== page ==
Extinction or business as usual? Hmm – that’s a difficult choice.

Bill McGuire’s Climate Bombshells

Bill McGuire is Professor Emeritus of Geophysical & Climate Hazards at UCL and author of Waking the Giant: How a Changing Climate Triggers Earthquakes, Tsunamis and Volcanic Eruptions. He was a contributor to the IPCC 2012 report on Climate Change & Extreme Events and Disasters.

Well, it is if you are the UK Chancellor of the Exchequer, Philip Hammond. Dead and buried PM, Theresa May seems keen to sign up to the government’s Climate Change Committee (CCC) recommendation, which advocates a zero-carbon UK by 2050 – so as to leave something of a legacy other than a cocked-up Brexit. Her chancellor, however, has other ideas. In a speech a couple of weeks ago, he warned that achieving net-zero emissions by mid-century would cost ‘well in excess’ of £1 trillion; a vast sum of money that would take funding away from essentials such as schools, hospitals and the police and make our economy uncompetitive. Extraordinarily, the point he seemed to be making was that we couldn’t afford to cut emissions to zero. What an astonishing point of view – even for a Tory minister. Does he not understand that there is no choice here? It is something we can’t afford not to do. Without transitioning as fast as we can to become carbon-free, there won’t be any schools or hospitals, or an economy or society to speak of – for that matter.

His figures are a nonsense too. According to the CCC, the cost of a net zero 2050 target would be nothing like £1 trillion. In fact, the cost would fall within existing spending plans. There is no arguing with the fact that such a change will cost money, but – in addition to slashing emissions – it will be beneficial in all sorts of other ways. A wholesale switch to electric cars powered by renewable electricity, and a refocus on clean public transport, cycling and walking, would clean up our air and massively reduce the health impacts associated with atmospheric pollution and sedentary lifestyles. A mass programme to insulate new buildings and retrofit existing ones, would help older and vulnerable people stay warm and cut their energy bills. Such initiatives would be part of a Green New Deal aimed at transforming economy and society. Rather than making the UK economy uncompetitive, such a deal would drive the economy forward through investing in the low-carbon technologies and skills of the future. The result would be an economy that is sustainable and which improves society rather than destroys it. A Green New Deal is so beneficial, in fact, that there is simply no excuse for not launching it now – today. If we start now, then there is no reason why we can’t achieve net-zero emissions well before 2050, and the latest news on carbon levels in the atmosphere show why we need to do this.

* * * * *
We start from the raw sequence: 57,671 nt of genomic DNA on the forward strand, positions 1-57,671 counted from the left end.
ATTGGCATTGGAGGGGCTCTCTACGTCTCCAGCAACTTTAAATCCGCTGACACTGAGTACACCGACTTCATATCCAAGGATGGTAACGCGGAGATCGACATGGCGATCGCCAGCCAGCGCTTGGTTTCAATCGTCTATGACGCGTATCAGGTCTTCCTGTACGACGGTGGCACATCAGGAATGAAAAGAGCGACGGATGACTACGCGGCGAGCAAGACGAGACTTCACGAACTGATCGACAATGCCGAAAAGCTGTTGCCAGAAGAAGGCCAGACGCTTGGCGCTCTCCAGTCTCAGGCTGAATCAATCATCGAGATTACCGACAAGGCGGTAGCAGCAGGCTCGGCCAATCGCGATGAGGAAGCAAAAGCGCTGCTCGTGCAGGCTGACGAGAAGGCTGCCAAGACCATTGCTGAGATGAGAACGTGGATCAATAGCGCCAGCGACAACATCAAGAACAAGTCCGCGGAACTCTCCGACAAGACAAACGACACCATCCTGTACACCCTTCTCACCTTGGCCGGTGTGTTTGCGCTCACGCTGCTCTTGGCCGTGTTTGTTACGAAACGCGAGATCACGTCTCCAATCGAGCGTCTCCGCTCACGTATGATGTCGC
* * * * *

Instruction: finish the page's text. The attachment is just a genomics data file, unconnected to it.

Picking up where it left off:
Carbon dioxide levels in the atmosphere last month reached a whisker below 415 parts per million(ppm); a rise of 3.5ppm on the previous May. At this rate, atmospheric carbon dioxide concentrations will break through the 450ppm barrier in May 2029 – a little less than a decade hence. Why is this important? Because keeping carbon dioxides levels below this figure provides our only chance of keeping the global average temperature rise (since pre-industrial times)below 2°C, above which all-pervasive catastrophic climate change will prevail. And even then, it is possible – perhaps even likely – that feedback effects will still result in the 2°C guardrail being smashed.

These new data throw a spanner in the works of the idea that we can still keep the global average temperature rise below 1.5°C. They also mean that net zero emissions by 2050 – in the UK and, in fact, right across the planet – is simply not sufficient to prevent devastating climate breakdown. We need massive emissions cuts far sooner, which is why Extinction Rebellion is still calling for net zero emissions in 2025. We can do it – we can’t afford not to.

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